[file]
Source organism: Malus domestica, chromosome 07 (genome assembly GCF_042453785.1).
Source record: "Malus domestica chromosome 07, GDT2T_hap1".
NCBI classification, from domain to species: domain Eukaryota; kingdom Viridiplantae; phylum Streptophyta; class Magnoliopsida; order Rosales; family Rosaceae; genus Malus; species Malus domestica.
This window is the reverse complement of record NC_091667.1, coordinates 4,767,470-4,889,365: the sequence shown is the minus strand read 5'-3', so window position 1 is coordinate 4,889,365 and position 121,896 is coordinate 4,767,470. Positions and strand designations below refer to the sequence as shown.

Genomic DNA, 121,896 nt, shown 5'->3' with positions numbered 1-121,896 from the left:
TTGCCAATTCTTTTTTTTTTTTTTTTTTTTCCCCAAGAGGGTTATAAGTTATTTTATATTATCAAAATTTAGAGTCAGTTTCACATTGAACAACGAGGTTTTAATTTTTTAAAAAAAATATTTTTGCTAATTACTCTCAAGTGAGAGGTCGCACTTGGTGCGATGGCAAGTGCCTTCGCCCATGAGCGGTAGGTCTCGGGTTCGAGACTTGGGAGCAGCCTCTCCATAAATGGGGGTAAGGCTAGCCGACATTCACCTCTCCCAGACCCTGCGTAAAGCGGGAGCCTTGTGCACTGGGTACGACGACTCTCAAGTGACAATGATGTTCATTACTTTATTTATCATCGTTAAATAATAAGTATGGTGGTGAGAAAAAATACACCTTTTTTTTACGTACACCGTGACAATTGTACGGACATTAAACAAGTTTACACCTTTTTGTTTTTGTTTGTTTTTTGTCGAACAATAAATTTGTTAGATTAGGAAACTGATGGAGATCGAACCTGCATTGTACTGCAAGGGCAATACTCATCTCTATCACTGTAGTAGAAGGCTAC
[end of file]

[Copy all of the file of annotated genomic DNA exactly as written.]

Source organism: Malus domestica, chromosome 07 (genome assembly GCF_042453785.1).
Source record: "Malus domestica chromosome 07, GDT2T_hap1".
NCBI classification, from domain to species: domain Eukaryota; kingdom Viridiplantae; phylum Streptophyta; class Magnoliopsida; order Rosales; family Rosaceae; genus Malus; species Malus domestica.
This window is the reverse complement of record NC_091667.1, coordinates 4,767,470-4,889,365: the sequence shown is the minus strand read 5'-3', so window position 1 is coordinate 4,889,365 and position 121,896 is coordinate 4,767,470. Positions and strand designations below refer to the sequence as shown.

Genomic DNA, 121,896 nt, shown 5'->3' with positions numbered 1-121,896 from the left:
TTGCCAATTCTTTTTTTTTTTTTTTTTTTTCCCCAAGAGGGTTATAAGTTATTTTATATTATCAAAATTTAGAGTCAGTTTCACATTGAACAACGAGGTTTTAATTTTTTAAAAAAAATATTTTTGCTAATTACTCTCAAGTGAGAGGTCGCACTTGGTGCGATGGCAAGTGCCTTCGCCCATGAGCGGTAGGTCTCGGGTTCGAGACTTGGGAGCAGCCTCTCCATAAATGGGGGTAAGGCTAGCCGACATTCACCTCTCCCAGACCCTGCGTAAAGCGGGAGCCTTGTGCACTGGGTACGACGACTCTCAAGTGACAATGATGTTCATTACTTTATTTATCATCGTTAAATAATAAGTATGGTGGTGAGAAAAAATACACCTTTTTTTTACGTACACCGTGACAATTGTACGGACATTAAACAAGTTTACACCTTTTTGTTTTTGTTTGTTTTTTGTCGAACAATAAATTTGTTAGATTAGGAAACTGATGGAGATCGAACCTGCATTGTACTGCAAGGGCAATACTCATCTCTATCACTGTAGTAGAAGGCTAC